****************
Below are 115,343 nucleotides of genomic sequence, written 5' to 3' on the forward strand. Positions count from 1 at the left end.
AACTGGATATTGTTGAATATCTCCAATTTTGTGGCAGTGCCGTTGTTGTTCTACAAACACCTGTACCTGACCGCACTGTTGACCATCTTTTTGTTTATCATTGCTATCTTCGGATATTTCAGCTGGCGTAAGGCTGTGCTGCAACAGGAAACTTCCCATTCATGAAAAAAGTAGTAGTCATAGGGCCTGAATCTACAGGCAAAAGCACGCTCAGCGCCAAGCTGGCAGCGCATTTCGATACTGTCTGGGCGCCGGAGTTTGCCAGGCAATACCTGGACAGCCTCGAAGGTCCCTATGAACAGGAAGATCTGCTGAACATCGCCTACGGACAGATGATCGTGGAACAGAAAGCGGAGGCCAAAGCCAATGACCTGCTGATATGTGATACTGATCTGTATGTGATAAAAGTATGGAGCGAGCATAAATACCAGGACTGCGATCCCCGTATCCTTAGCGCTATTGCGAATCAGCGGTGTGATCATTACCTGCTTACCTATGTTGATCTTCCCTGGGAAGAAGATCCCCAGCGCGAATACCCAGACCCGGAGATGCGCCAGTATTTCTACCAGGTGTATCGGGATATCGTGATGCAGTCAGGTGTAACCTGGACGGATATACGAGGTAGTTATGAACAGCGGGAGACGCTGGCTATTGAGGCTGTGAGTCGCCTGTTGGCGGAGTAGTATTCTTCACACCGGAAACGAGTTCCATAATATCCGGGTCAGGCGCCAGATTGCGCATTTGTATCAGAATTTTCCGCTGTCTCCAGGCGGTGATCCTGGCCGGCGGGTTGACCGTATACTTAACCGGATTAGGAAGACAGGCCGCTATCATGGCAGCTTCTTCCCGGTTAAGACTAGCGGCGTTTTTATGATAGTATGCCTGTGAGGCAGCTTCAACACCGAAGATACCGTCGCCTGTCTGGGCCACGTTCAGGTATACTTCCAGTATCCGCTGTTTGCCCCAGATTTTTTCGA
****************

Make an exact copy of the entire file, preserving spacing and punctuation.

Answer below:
Below are 115,343 nucleotides of genomic sequence, written 5' to 3' on the forward strand. Positions count from 1 at the left end.
AACTGGATATTGTTGAATATCTCCAATTTTGTGGCAGTGCCGTTGTTGTTCTACAAACACCTGTACCTGACCGCACTGTTGACCATCTTTTTGTTTATCATTGCTATCTTCGGATATTTCAGCTGGCGTAAGGCTGTGCTGCAACAGGAAACTTCCCATTCATGAAAAAAGTAGTAGTCATAGGGCCTGAATCTACAGGCAAAAGCACGCTCAGCGCCAAGCTGGCAGCGCATTTCGATACTGTCTGGGCGCCGGAGTTTGCCAGGCAATACCTGGACAGCCTCGAAGGTCCCTATGAACAGGAAGATCTGCTGAACATCGCCTACGGACAGATGATCGTGGAACAGAAAGCGGAGGCCAAAGCCAATGACCTGCTGATATGTGATACTGATCTGTATGTGATAAAAGTATGGAGCGAGCATAAATACCAGGACTGCGATCCCCGTATCCTTAGCGCTATTGCGAATCAGCGGTGTGATCATTACCTGCTTACCTATGTTGATCTTCCCTGGGAAGAAGATCCCCAGCGCGAATACCCAGACCCGGAGATGCGCCAGTATTTCTACCAGGTGTATCGGGATATCGTGATGCAGTCAGGTGTAACCTGGACGGATATACGAGGTAGTTATGAACAGCGGGAGACGCTGGCTATTGAGGCTGTGAGTCGCCTGTTGGCGGAGTAGTATTCTTCACACCGGAAACGAGTTCCATAATATCCGGGTCAGGCGCCAGATTGCGCATTTGTATCAGAATTTTCCGCTGTCTCCAGGCGGTGATCCTGGCCGGCGGGTTGACCGTATACTTAACCGGATTAGGAAGACAGGCCGCTATCATGGCAGCTTCTTCCCGGTTAAGACTAGCGGCGTTTTTATGATAGTATGCCTGTGAGGCAGCTTCAACACCGAAGATACCGTCGCCTGTCTGGGCCACGTTCAGGTATACTTCCAGTATCCGCTGTTTGCCCCAGATTTTTTCGA